35: Kafue – The Book of Gideon (Eden’s Outlook)

Chapter 35         Edens Outlook

I was uneasy.

What if the Latin pair had not boarded their charter aircraft?

What if they had decided, after all, to head back to the Lodge and pick up Precious.

Admittedly the chances of them doing so were slim. They surely had realized that their intentions had been discovered, even though the case against them was circumstantial. They could claim they had invited Precious to travel with them, and she had accepted. On the surface that could hardly warrant a charge of kidnapping.

In fact the ‘rescue abduction’ which Moses and I had performed would probably be frowned upon more intensely in a court of law than the actions of the thugs.

In the eyes of the law, the only transgression so far would be there opening fire on us. I surmised that it was this which would make it unlikely for them to return in the near future. Foreigners possessing and firing unlicensed  weapons was not something that the authorities would be so happy about. And the staff at Hippo Lodge would bare witness. However the narco networks had the money to bribe their way a long way up the chain. They also had the credibility of making those who took the bribes stand by them. So who knew how far a complaint would travel.

Nevertheless, approaching our Kafue River Lodge, as I sat in the prow of the boat, I turned around and indicated to Moses to head up the channel on the far obscured side of the island in front of the Lodge. I felt it best that Precious and I should stay out of sight until we were sure it was safe. We would do so at Alan’s hunting camp.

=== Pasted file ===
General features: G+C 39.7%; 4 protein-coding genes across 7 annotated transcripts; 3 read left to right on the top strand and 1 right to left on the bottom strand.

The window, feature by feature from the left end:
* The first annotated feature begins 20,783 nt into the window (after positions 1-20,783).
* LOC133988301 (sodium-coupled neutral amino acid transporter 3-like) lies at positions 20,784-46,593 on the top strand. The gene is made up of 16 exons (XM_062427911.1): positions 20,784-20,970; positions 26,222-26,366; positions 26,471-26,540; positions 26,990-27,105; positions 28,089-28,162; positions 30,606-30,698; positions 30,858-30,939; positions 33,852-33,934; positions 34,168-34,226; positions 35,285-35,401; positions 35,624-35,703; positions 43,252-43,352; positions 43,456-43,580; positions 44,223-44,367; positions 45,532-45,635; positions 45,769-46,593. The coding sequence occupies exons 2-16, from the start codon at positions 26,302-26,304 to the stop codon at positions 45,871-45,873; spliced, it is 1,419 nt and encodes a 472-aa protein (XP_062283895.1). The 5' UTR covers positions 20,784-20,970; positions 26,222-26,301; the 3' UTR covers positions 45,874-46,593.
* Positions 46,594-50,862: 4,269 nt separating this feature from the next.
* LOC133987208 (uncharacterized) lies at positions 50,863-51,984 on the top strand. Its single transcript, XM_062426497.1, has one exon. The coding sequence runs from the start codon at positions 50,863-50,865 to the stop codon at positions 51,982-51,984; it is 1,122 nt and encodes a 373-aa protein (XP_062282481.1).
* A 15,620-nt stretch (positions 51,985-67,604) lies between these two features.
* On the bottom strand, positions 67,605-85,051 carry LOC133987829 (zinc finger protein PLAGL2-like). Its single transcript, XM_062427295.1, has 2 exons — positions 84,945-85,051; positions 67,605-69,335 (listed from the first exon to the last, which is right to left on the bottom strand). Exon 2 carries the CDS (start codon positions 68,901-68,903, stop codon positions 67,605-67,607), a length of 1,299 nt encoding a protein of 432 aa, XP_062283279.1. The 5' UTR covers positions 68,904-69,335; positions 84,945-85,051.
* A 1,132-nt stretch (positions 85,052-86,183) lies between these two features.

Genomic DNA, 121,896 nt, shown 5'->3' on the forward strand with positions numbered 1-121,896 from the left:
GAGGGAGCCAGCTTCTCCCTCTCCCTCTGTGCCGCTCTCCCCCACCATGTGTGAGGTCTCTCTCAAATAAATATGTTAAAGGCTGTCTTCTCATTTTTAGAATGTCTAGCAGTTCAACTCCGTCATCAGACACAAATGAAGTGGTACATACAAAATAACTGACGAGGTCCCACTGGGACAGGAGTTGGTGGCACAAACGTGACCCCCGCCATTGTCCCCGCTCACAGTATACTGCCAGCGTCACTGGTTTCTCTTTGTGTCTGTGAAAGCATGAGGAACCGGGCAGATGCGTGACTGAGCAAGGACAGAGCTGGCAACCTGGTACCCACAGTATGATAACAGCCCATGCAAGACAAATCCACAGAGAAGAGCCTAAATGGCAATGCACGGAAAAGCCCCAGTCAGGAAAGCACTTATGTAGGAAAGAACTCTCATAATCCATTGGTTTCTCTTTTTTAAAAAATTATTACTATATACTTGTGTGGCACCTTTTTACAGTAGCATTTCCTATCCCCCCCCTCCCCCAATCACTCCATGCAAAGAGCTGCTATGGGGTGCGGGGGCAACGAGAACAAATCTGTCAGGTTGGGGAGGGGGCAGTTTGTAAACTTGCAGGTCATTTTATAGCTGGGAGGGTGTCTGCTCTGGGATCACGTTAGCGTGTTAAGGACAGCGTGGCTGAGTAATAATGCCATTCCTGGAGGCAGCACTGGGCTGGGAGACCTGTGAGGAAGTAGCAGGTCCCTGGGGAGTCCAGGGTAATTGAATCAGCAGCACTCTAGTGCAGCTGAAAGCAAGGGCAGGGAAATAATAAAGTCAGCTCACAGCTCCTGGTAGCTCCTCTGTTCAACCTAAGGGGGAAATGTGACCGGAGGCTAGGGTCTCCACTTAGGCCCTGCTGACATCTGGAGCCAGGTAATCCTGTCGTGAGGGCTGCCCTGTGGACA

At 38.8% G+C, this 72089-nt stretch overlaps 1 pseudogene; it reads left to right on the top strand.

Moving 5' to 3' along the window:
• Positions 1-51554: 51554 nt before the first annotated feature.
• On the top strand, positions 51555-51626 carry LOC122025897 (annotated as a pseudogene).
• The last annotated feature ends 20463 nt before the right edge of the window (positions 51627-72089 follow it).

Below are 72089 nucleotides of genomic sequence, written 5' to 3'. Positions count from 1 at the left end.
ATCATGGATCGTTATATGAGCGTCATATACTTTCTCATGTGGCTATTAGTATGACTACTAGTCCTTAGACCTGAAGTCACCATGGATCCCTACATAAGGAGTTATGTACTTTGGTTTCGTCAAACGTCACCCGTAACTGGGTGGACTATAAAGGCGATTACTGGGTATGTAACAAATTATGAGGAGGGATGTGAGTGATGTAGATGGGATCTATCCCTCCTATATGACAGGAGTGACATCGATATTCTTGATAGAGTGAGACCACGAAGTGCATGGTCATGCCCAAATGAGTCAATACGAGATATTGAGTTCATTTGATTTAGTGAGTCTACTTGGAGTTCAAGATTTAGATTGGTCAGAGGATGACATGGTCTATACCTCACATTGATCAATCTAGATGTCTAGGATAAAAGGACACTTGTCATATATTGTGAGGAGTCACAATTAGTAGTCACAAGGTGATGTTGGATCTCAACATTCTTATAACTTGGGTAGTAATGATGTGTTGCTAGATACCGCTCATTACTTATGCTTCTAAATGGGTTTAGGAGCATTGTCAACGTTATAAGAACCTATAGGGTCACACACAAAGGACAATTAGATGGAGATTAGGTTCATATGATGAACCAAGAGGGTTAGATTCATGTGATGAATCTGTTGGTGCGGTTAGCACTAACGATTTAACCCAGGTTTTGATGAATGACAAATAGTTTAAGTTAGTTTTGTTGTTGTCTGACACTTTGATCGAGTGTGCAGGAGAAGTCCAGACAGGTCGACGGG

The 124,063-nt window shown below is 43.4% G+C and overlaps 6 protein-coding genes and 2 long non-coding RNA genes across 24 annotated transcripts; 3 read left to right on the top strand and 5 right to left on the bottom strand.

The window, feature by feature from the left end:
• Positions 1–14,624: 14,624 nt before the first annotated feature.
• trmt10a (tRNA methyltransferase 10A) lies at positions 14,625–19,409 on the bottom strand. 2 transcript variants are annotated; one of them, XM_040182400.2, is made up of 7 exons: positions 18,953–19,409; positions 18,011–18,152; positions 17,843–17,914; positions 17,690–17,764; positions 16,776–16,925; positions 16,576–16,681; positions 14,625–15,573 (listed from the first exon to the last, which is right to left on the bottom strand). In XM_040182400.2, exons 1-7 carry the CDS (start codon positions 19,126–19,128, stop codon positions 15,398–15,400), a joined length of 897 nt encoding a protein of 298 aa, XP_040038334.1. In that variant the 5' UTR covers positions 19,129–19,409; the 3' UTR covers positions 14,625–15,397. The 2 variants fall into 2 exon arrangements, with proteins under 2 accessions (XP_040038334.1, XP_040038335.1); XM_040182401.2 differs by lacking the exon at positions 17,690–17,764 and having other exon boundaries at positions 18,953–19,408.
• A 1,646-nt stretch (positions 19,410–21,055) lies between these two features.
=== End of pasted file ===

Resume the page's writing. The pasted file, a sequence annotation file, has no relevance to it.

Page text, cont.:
I detected the disappointment in Moses’ eyes, as I said that we would spend the day there. This was followed by a wide smile that spread back on his face like the ripples in a pool, when I tossed in a clarification. As soon as he had dropped precious and I off, he should return to our lodge to check out the lay of the land. He should see if Mustafa gave any sign of knowing what had transpired. Given who they were, the gangsters probably did have sat phones. But I doubt it Mustafa did.

“If you think it is safe, you can come and pick us up after dark.” He was going to be close to Narina all day after all.

Seeing his blissful expression of happiness, I almost told him he resembled a dog wagging its tail before getting a treat.

But instead I said. “I’m not sure how implicated Mustafa is in the plan with Precious, but if he is there is no reason for him to know that it has been thwarted, or where she is.”